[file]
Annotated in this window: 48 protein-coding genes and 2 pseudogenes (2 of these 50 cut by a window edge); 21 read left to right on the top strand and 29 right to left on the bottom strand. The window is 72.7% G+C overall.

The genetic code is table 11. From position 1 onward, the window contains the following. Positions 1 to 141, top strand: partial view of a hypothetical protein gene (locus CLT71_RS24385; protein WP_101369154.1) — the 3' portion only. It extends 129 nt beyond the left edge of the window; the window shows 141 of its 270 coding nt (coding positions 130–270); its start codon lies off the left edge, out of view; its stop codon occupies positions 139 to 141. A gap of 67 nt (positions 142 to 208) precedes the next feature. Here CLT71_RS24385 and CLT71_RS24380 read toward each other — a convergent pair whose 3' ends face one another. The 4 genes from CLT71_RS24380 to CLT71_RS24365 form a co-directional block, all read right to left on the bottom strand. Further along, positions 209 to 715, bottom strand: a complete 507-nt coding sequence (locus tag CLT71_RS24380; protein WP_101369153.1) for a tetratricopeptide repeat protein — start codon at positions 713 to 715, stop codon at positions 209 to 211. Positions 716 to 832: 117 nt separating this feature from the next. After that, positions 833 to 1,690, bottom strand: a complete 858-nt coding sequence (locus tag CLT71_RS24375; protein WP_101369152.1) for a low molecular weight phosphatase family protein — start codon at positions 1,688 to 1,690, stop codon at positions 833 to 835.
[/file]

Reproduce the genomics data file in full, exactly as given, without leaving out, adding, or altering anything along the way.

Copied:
Annotated in this window: 48 protein-coding genes and 2 pseudogenes (2 of these 50 cut by a window edge); 21 read left to right on the top strand and 29 right to left on the bottom strand. The window is 72.7% G+C overall.

The genetic code is table 11. From position 1 onward, the window contains the following. Positions 1 to 141, top strand: partial view of a hypothetical protein gene (locus CLT71_RS24385; protein WP_101369154.1) — the 3' portion only. It extends 129 nt beyond the left edge of the window; the window shows 141 of its 270 coding nt (coding positions 130–270); its start codon lies off the left edge, out of view; its stop codon occupies positions 139 to 141. A gap of 67 nt (positions 142 to 208) precedes the next feature. Here CLT71_RS24385 and CLT71_RS24380 read toward each other — a convergent pair whose 3' ends face one another. The 4 genes from CLT71_RS24380 to CLT71_RS24365 form a co-directional block, all read right to left on the bottom strand. Further along, positions 209 to 715, bottom strand: a complete 507-nt coding sequence (locus tag CLT71_RS24380; protein WP_101369153.1) for a tetratricopeptide repeat protein — start codon at positions 713 to 715, stop codon at positions 209 to 211. Positions 716 to 832: 117 nt separating this feature from the next. After that, positions 833 to 1,690, bottom strand: a complete 858-nt coding sequence (locus tag CLT71_RS24375; protein WP_101369152.1) for a low molecular weight phosphatase family protein — start codon at positions 1,688 to 1,690, stop codon at positions 833 to 835.